Post Office Horizon scandal: Wrongly convicted Upper Bucklebury postmaster, Hasmukh Shingadia, demands justice for all those affected
A wrongly convicted postmaster has called for justice for all those caught up in the Horizon scandal.
Hasmukh ‘Hash’ Shingadia, 63, has run the post office branch at Peach's Stores in Upper Bucklebury since 1998.
But little did he know he would later become caught in a national scandal and receive a suspended prison sentence for fraud — joining more than 700 other sub-postmasters.
Mr Shingadia bought his branch for around £60,000 and spent thousands on renovations. His Fujitsu Horizon system was installed in 2001.
But after his faulty system produced financial errors amounting to £16,000, he was convicted of false accounting in 2011 and handed an eight-month suspended sentence at Oxford Crown Court, ordered to pay more than £2,000 in costs and complete 200 hours’ community service — barely three months after attending the royal wedding of Prince William and Princess Kate.
After a ten-year legal battle, Mr Shingadia’s conviction was overturned in July 2021 — with the Middleton family and other village residents attending a celebratory tea party for him at Bucklebury Memorial Hall.
Just this week, Mr Shingadia called on Prime Minister, Rishi Sunak, to exonerate all 736 sub-postmasters convicted from 2000 to 2015 and backed a probe into the conduct of post office chiefs.
And yesterday (Wednesday) Mr Sunak announced that the government will bring in a new law to "swiftly exonerate and compensate victims".
He called the Post Office-Horizon scandal “one of the greatest miscarriages of justice in our nation’s history,” and added: “People who worked hard to serve their communities had their lives and reputations destroyed through absolutely no fault of their own.
“Today, I can announce we will introduce new primary legislation to make sure those convicted as a result of the Horizon scandal are swiftly exonerated and compensated.
“We will make sure the truth comes to light, we right the wrongs of the past and victims get the justice they deserve.”
Some 236 branch managers served jail terms. Many lost their savings, livelihoods and even their homes.
Around 60 are believed to have died before their convictions could be quashed.
Mr Shingadia says he immediately began noticing glitches in the system, before error messages in 2009 and 2010 revealed shortfalls of several hundred pounds.
The errors were caused by faulty software duplicating transactions, despite assurances the blunders were not possible.
The total missing funds stacked up to £16,000, and Mr Shingadia put in his own earnings and borrowed from friends and family to make up the difference.
He said he repeatedly called the helpline but the Post Office offered little support and claimed the problem was isolated.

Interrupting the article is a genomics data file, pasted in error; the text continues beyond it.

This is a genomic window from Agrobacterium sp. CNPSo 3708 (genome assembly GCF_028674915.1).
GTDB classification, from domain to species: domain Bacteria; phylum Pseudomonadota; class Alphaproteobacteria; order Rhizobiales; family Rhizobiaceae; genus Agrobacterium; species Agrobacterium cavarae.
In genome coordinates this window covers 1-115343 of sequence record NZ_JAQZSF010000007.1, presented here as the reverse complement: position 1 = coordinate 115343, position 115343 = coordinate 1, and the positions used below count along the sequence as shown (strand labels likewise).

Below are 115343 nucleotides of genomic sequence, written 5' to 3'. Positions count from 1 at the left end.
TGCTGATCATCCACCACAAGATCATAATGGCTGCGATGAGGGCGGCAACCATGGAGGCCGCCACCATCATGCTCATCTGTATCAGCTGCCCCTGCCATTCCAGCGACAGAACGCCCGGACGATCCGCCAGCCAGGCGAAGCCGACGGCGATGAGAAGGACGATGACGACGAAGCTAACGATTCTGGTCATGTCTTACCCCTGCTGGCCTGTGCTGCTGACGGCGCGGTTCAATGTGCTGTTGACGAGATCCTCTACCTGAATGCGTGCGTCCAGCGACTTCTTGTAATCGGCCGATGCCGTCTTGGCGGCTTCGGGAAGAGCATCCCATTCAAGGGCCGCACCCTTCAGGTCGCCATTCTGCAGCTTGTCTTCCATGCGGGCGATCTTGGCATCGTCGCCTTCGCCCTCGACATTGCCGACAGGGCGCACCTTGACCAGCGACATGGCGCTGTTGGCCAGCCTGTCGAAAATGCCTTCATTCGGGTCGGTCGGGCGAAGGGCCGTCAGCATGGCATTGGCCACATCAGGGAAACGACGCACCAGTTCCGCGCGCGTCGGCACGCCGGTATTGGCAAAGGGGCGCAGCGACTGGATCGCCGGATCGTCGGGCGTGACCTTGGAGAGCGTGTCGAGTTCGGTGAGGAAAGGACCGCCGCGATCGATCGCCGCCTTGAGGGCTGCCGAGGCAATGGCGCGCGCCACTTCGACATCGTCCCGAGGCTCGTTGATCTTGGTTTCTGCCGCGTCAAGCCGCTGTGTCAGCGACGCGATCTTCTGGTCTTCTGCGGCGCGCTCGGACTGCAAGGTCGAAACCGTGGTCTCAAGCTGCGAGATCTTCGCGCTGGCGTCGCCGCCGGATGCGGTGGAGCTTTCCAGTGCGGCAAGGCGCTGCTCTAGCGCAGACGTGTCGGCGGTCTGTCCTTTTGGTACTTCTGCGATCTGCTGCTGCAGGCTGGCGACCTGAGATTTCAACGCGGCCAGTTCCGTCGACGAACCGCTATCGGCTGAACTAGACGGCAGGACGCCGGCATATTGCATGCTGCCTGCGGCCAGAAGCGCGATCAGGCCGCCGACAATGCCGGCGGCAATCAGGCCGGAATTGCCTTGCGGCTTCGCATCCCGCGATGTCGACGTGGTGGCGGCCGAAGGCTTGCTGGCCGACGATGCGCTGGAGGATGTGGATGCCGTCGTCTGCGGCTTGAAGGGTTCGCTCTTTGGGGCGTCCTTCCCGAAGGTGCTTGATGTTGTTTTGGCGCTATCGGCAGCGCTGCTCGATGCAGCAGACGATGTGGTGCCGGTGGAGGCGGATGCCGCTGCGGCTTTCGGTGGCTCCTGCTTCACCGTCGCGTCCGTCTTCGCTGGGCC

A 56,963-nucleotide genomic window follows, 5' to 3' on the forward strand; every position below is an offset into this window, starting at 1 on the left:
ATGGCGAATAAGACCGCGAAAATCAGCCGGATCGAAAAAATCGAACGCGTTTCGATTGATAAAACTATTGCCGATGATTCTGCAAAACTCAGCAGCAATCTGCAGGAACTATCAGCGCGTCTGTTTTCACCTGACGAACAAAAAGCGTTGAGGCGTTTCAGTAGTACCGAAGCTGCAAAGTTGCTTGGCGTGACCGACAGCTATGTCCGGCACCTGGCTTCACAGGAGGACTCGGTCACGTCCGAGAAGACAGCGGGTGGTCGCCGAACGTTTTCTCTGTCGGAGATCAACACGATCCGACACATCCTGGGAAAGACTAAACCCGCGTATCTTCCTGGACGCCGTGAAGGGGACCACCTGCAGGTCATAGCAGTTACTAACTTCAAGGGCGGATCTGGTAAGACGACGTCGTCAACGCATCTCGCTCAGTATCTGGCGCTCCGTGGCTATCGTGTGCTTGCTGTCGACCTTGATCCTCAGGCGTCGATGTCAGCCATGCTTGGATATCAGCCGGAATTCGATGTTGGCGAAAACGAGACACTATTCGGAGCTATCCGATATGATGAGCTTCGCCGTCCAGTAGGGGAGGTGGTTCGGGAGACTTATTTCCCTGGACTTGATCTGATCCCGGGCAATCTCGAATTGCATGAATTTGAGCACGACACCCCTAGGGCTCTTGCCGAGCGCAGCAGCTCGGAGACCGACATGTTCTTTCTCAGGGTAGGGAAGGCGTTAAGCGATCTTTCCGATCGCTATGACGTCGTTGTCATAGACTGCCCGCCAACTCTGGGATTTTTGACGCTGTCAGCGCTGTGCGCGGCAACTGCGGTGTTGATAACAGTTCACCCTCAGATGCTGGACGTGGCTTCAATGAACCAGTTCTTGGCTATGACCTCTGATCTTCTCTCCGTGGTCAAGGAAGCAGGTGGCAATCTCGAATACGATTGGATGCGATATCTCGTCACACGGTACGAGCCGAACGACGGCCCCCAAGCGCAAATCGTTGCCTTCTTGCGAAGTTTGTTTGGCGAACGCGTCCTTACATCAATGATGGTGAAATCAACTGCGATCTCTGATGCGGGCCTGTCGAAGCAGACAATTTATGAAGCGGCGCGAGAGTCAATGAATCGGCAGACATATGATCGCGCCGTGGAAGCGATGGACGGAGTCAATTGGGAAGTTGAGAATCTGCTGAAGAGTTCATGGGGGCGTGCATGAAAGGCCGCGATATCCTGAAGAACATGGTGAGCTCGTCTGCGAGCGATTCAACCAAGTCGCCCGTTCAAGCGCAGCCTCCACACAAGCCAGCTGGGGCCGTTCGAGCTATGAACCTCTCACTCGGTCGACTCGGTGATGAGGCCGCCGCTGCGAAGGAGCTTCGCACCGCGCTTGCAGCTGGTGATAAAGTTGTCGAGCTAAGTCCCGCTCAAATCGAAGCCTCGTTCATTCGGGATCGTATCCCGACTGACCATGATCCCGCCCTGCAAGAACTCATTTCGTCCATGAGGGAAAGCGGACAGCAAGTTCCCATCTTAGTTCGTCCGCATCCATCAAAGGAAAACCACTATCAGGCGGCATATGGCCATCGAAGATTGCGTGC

In March 2010, auditors from the Post Office suspended him after finding the shortfall.
That same year, he was diagnosed with cancer and lost his mother.
Lawyers at the public body pursued him criminally, and Mr Shingadia pleaded guilty on the advice of his solicitor, who warned fighting the case could see him jailed for years.
Recalling the ordeal, Mr Shingadia said: “It was horrible, not only for me, but my family as well.
“We all went through hell. I had suicidal thoughts. I’m still dealing with the fallout emotionally and mentally.”
At least four branch managers are understood to have taken their own lives.
Mr Shingadia later connected with former sub-postmaster and campaigner Alan Bates, portrayed by actor Toby Jones in the recent ITV drama Mr Bates vs The Post Office — already seen by more than 14 million viewers — who advised him on how he could appeal.
Speaking about winning his appeal, Mr Shingadia continued: “I just burst into tears because it had taken so long.
“The fact we kept the documents meant it was much simpler to get my conviction corrected.”
“Those jailed will never get that time back. Even those who didn’t go to jail lost years with the stress.”
He added that while not everyone in the village supported him, the Middletons — who he has known for more than 25 years — continued to back him.
He said: “They continued to come into my shop and spend money here.
“Even after Kate got engaged, she’d still pop in.
“They have always been such kind and welcoming people.
“After my conviction was overturned and it was in the media, Michael Middleton came in and asked what had happened.
“I know I couldn’t ask them for help directly because of the position they were in.
“But I am really grateful to the wider family for standing by me.”
He also slammed disgraced ex-Post Office boss, Paula Vennells, for holding onto her CBE until yesterday (Tuesday).
Ms Vennells, who served as chief executive between 2012 and 2019, submitted to a 1.2m strong petition demanding she return the honour.
Sharing his reaction to the news, Mr Shingadia said: “Mr Bates refused his OBE, but she hung on to her CBE, so yes, it’s good news, the right decision.”
MP for Newbury, Laura Farris, met with the justice secretary, Alex Chalk, on Monday to discuss the issue of achieving justice for the remaining sub-postmasters.
She said: “I have serious concerns about the conduct of the Post Office in the private prosecutions it conducted and the abuse of process that entailed.”
She added the Government has commissioned an independent inquiry by justice, Wyn Williams, which is due to publish its final report later this year.